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Published on Tuesday, 16 August 2011

5 stars

New Town Theatre (venue website)
4-15, 17-28 Aug, 3:30pm-4:50pm
Reviewed by Carmel Doohan

 Recommended for age 14+ only.

This is theatre as a well-researched, genuinely political, investigation. Set in the near future, on the day Margaret Thatcher dies, the play follows Arthur Scargill and his publisher as they meet an ex-miner to hear his story. But we soon shift to see another real-life Arthur – A J Cook, the 1920's trade union leader – delivering extracts from his own speeches to the miners, and to a modern-day family in Newcastle bearing the brunt of the latest cuts. Their stories converge, and while the wheels of coincidence and plot are occasionally too apparent, the pace never falters.

Writer and director Ade Morris gets mesmerizing performances from his cast, depicting relationships with elegance and wit. The dialogue is affectionate – the gentle yet scathing tone of people who know each other really well. Characterisation is ambiguous and realistic; actors think one thing while doing another, embodying lives rather than lines.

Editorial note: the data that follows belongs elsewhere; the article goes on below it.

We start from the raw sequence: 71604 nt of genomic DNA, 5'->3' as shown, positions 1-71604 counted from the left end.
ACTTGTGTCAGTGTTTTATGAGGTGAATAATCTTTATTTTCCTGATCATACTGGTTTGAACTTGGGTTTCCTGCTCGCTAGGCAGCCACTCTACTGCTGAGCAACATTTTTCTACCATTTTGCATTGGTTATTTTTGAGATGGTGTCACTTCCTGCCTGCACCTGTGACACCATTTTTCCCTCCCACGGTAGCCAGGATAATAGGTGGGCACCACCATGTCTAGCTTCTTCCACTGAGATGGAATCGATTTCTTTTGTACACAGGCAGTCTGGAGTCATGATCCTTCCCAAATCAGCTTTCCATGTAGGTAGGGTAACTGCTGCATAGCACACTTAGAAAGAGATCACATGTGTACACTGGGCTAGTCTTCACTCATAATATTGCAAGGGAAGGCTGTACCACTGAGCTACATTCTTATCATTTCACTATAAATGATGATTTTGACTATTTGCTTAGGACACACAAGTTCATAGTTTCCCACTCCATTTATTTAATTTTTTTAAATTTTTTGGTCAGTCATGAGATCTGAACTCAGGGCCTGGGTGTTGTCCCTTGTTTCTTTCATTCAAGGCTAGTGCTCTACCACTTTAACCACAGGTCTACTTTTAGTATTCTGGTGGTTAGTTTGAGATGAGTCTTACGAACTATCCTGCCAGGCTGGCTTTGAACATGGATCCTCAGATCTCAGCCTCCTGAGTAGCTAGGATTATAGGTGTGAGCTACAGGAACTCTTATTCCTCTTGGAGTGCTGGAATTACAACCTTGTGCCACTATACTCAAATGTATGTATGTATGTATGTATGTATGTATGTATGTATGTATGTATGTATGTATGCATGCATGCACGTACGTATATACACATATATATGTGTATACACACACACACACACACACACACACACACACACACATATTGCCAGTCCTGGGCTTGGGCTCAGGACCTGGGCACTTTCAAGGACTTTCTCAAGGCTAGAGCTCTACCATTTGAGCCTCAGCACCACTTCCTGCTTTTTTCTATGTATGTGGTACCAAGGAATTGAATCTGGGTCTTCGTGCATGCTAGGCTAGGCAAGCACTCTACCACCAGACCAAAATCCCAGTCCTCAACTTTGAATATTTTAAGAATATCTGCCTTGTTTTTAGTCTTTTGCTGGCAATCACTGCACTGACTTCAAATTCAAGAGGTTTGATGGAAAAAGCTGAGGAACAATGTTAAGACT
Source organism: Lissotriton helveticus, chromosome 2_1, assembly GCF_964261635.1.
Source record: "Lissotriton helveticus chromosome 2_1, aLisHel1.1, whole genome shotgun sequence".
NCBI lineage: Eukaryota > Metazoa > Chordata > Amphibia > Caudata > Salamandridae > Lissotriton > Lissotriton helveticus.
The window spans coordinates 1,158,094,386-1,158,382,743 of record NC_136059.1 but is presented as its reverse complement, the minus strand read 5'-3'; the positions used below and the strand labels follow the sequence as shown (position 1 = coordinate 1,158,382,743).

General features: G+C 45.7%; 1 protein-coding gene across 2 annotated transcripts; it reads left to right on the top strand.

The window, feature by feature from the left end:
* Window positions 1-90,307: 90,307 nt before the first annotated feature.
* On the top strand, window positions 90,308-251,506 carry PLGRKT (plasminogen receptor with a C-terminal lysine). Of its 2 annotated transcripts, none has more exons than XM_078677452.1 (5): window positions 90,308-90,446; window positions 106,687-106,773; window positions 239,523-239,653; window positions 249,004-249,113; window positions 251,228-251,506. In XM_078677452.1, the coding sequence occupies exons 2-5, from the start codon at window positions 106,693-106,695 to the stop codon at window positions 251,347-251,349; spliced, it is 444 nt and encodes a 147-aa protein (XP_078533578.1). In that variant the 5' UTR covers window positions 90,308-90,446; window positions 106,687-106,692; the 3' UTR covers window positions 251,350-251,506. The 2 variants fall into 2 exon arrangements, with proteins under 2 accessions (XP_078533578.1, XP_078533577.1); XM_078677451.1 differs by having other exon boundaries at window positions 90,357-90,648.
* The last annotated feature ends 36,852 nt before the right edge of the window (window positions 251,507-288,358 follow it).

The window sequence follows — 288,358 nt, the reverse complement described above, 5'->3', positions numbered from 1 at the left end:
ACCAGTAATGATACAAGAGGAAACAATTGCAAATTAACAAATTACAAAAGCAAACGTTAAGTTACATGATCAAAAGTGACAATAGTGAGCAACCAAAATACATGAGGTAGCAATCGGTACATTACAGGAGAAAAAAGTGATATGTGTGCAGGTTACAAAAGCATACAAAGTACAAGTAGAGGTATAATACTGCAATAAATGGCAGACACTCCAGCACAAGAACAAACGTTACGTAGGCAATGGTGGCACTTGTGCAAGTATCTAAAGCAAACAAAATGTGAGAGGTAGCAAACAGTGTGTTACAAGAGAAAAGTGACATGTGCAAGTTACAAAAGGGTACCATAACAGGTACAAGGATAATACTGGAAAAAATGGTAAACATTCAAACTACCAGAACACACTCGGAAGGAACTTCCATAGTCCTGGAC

This is also a play that knows its facts. Producer Ralph Bernard spent many hours interviewing Arthur Scargill, and has produced a radio documentary on mining communities. Crucial historical information is woven into domestic arguments, in an entirely convincing way, and the rigour of the research creates trust. There are moments when I worry the tale will become overly reductive, but it doesn't; any emotion the play draws from the audience is earned, and the dialogue refuses to succumb to easy sentimentality.

It’s unclear whether A J Cook's speeches were verbatim, but they were moving and eloquent. His passionate call to ordinary people, demanding they think about what the society around them should value, felt somehow shocking – as if to speak with such earnest idealism has become a kind of taboo. His words recalled a much needed but apparently forgotten language, making modern times seem strangely censored; the relevant and obvious points he makes about capitalism and change are given no space by today's politicians or mainstream media.

I left feeling grateful for the skill and restraint with which this history lesson was offered. By paralleling the 1980's with the present day, it argues that inequality hasn't changed; the brunt is still being borne by the lowest earners, the script suggests, yet we now lack the communal narrative to speak of it. This is a timely and important play. In a society that seems to have decided there is no longer any alternative to neo-capitalism, it offers a welcome alternative perspective.

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